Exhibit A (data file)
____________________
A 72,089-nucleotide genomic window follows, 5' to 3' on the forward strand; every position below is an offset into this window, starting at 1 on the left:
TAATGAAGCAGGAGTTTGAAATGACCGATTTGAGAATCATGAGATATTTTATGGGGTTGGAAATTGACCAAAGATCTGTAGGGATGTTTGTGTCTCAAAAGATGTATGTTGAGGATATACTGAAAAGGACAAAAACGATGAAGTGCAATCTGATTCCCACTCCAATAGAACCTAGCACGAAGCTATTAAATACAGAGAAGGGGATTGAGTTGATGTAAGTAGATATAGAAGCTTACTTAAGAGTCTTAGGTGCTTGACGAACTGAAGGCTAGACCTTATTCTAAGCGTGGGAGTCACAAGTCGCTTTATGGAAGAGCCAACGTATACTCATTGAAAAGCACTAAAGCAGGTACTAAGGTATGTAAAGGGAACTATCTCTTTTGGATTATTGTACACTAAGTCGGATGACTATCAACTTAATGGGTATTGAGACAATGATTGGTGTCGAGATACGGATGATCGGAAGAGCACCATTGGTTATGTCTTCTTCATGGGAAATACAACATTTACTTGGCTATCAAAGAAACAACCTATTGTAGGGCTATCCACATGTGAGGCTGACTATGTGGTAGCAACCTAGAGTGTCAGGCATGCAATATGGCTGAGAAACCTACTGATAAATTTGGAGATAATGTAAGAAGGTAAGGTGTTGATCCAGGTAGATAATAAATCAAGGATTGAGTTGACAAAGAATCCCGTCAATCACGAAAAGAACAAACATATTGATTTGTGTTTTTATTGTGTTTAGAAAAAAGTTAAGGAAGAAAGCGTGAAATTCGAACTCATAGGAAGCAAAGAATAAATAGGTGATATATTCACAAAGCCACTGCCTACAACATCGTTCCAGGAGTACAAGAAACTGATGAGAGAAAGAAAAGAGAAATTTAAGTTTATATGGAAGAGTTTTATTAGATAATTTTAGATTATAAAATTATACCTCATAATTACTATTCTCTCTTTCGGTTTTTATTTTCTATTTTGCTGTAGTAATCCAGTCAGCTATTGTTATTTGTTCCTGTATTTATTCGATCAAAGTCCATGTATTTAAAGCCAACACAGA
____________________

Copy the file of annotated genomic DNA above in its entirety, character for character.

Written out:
A 72,089-nucleotide genomic window follows, 5' to 3' on the forward strand; every position below is an offset into this window, starting at 1 on the left:
TAATGAAGCAGGAGTTTGAAATGACCGATTTGAGAATCATGAGATATTTTATGGGGTTGGAAATTGACCAAAGATCTGTAGGGATGTTTGTGTCTCAAAAGATGTATGTTGAGGATATACTGAAAAGGACAAAAACGATGAAGTGCAATCTGATTCCCACTCCAATAGAACCTAGCACGAAGCTATTAAATACAGAGAAGGGGATTGAGTTGATGTAAGTAGATATAGAAGCTTACTTAAGAGTCTTAGGTGCTTGACGAACTGAAGGCTAGACCTTATTCTAAGCGTGGGAGTCACAAGTCGCTTTATGGAAGAGCCAACGTATACTCATTGAAAAGCACTAAAGCAGGTACTAAGGTATGTAAAGGGAACTATCTCTTTTGGATTATTGTACACTAAGTCGGATGACTATCAACTTAATGGGTATTGAGACAATGATTGGTGTCGAGATACGGATGATCGGAAGAGCACCATTGGTTATGTCTTCTTCATGGGAAATACAACATTTACTTGGCTATCAAAGAAACAACCTATTGTAGGGCTATCCACATGTGAGGCTGACTATGTGGTAGCAACCTAGAGTGTCAGGCATGCAATATGGCTGAGAAACCTACTGATAAATTTGGAGATAATGTAAGAAGGTAAGGTGTTGATCCAGGTAGATAATAAATCAAGGATTGAGTTGACAAAGAATCCCGTCAATCACGAAAAGAACAAACATATTGATTTGTGTTTTTATTGTGTTTAGAAAAAAGTTAAGGAAGAAAGCGTGAAATTCGAACTCATAGGAAGCAAAGAATAAATAGGTGATATATTCACAAAGCCACTGCCTACAACATCGTTCCAGGAGTACAAGAAACTGATGAGAGAAAGAAAAGAGAAATTTAAGTTTATATGGAAGAGTTTTATTAGATAATTTTAGATTATAAAATTATACCTCATAATTACTATTCTCTCTTTCGGTTTTTATTTTCTATTTTGCTGTAGTAATCCAGTCAGCTATTGTTATTTGTTCCTGTATTTATTCGATCAAAGTCCATGTATTTAAAGCCAACACAGA